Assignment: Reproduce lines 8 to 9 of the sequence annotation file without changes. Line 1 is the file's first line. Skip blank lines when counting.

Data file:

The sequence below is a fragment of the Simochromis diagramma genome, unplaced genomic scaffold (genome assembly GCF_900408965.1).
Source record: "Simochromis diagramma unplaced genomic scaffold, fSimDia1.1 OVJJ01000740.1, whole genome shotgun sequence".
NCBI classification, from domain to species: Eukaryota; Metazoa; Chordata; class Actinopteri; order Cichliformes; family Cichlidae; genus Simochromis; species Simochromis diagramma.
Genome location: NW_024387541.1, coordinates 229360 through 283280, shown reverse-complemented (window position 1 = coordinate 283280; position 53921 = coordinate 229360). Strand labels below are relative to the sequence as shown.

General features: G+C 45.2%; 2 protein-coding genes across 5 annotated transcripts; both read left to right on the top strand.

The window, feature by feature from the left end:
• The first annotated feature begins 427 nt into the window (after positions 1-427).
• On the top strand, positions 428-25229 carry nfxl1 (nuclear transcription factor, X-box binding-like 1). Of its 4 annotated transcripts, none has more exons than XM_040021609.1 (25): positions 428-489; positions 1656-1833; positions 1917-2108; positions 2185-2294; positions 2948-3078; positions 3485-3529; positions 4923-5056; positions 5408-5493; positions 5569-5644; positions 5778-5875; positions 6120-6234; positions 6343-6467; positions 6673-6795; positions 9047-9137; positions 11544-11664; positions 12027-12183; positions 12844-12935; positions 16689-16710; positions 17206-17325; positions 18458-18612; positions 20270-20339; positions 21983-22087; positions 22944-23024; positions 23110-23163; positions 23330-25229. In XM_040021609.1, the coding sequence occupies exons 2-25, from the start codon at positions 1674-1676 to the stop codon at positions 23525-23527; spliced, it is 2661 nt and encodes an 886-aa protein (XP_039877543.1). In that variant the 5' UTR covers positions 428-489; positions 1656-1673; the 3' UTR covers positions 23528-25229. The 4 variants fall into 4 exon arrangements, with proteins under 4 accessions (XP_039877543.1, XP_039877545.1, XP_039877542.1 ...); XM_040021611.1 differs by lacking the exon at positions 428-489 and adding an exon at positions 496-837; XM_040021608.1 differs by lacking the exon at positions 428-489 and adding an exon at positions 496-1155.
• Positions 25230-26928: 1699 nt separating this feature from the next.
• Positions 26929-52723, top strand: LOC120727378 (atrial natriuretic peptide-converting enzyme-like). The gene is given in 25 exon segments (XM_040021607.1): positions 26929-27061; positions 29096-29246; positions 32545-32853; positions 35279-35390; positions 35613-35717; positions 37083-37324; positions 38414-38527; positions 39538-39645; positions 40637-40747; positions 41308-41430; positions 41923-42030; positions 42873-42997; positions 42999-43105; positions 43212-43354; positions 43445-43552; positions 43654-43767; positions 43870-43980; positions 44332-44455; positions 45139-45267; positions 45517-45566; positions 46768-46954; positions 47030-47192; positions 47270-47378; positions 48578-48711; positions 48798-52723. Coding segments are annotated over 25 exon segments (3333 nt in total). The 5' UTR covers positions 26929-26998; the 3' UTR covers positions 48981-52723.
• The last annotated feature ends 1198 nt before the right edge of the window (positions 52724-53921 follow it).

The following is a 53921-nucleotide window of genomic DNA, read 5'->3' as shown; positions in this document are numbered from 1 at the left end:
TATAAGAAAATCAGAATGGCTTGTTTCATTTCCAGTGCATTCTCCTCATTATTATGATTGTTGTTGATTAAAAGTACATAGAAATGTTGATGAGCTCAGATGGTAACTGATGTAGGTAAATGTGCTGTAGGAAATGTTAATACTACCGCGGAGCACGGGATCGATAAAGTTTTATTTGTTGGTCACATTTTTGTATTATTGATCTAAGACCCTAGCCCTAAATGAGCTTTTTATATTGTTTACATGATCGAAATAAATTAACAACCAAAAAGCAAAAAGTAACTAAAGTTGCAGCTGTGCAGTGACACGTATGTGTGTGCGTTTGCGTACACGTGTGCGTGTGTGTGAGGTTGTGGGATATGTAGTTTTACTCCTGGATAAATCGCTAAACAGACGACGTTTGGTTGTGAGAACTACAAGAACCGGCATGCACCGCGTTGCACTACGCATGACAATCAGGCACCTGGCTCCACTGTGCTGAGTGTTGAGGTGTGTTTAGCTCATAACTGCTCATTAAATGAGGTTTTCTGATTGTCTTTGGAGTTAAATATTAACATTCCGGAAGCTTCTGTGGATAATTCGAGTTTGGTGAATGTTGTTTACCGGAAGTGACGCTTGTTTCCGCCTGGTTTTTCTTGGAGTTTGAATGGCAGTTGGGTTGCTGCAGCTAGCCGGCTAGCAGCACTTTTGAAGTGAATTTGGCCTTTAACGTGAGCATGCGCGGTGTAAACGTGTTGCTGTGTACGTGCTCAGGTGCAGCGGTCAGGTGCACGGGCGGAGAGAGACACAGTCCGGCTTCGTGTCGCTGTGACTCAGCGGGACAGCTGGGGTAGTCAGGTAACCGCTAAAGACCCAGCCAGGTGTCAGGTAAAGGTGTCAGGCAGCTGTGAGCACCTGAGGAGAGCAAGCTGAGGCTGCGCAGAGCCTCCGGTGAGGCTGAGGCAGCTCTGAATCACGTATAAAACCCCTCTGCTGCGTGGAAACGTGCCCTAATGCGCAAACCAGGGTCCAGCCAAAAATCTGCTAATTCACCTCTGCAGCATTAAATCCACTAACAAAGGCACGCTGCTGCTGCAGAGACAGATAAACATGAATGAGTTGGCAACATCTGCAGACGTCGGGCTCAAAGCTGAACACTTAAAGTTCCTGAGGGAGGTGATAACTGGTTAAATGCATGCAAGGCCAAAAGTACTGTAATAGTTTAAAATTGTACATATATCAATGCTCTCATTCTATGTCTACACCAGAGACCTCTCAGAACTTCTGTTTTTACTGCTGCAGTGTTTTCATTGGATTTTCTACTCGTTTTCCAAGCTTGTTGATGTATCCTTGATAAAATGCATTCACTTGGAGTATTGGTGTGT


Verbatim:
• On the top strand, positions 428-25229 carry nfxl1 (nuclear transcription factor, X-box binding-like 1). Of its 4 annotated transcripts, none has more exons than XM_040021609.1 (25): positions 428-489; positions 1656-1833; positions 1917-2108; positions 2185-2294; positions 2948-3078; positions 3485-3529; positions 4923-5056; positions 5408-5493; positions 5569-5644; positions 5778-5875; positions 6120-6234; positions 6343-6467; positions 6673-6795; positions 9047-9137; positions 11544-11664; positions 12027-12183; positions 12844-12935; positions 16689-16710; positions 17206-17325; positions 18458-18612; positions 20270-20339; positions 21983-22087; positions 22944-23024; positions 23110-23163; positions 23330-25229. In XM_040021609.1, the coding sequence occupies exons 2-25, from the start codon at positions 1674-1676 to the stop codon at positions 23525-23527; spliced, it is 2661 nt and encodes an 886-aa protein (XP_039877543.1). In that variant the 5' UTR covers positions 428-489; positions 1656-1673; the 3' UTR covers positions 23528-25229. The 4 variants fall into 4 exon arrangements, with proteins under 4 accessions (XP_039877543.1, XP_039877545.1, XP_039877542.1 ...); XM_040021611.1 differs by lacking the exon at positions 428-489 and adding an exon at positions 496-837; XM_040021608.1 differs by lacking the exon at positions 428-489 and adding an exon at positions 496-1155.
• Positions 25230-26928: 1699 nt separating this feature from the next.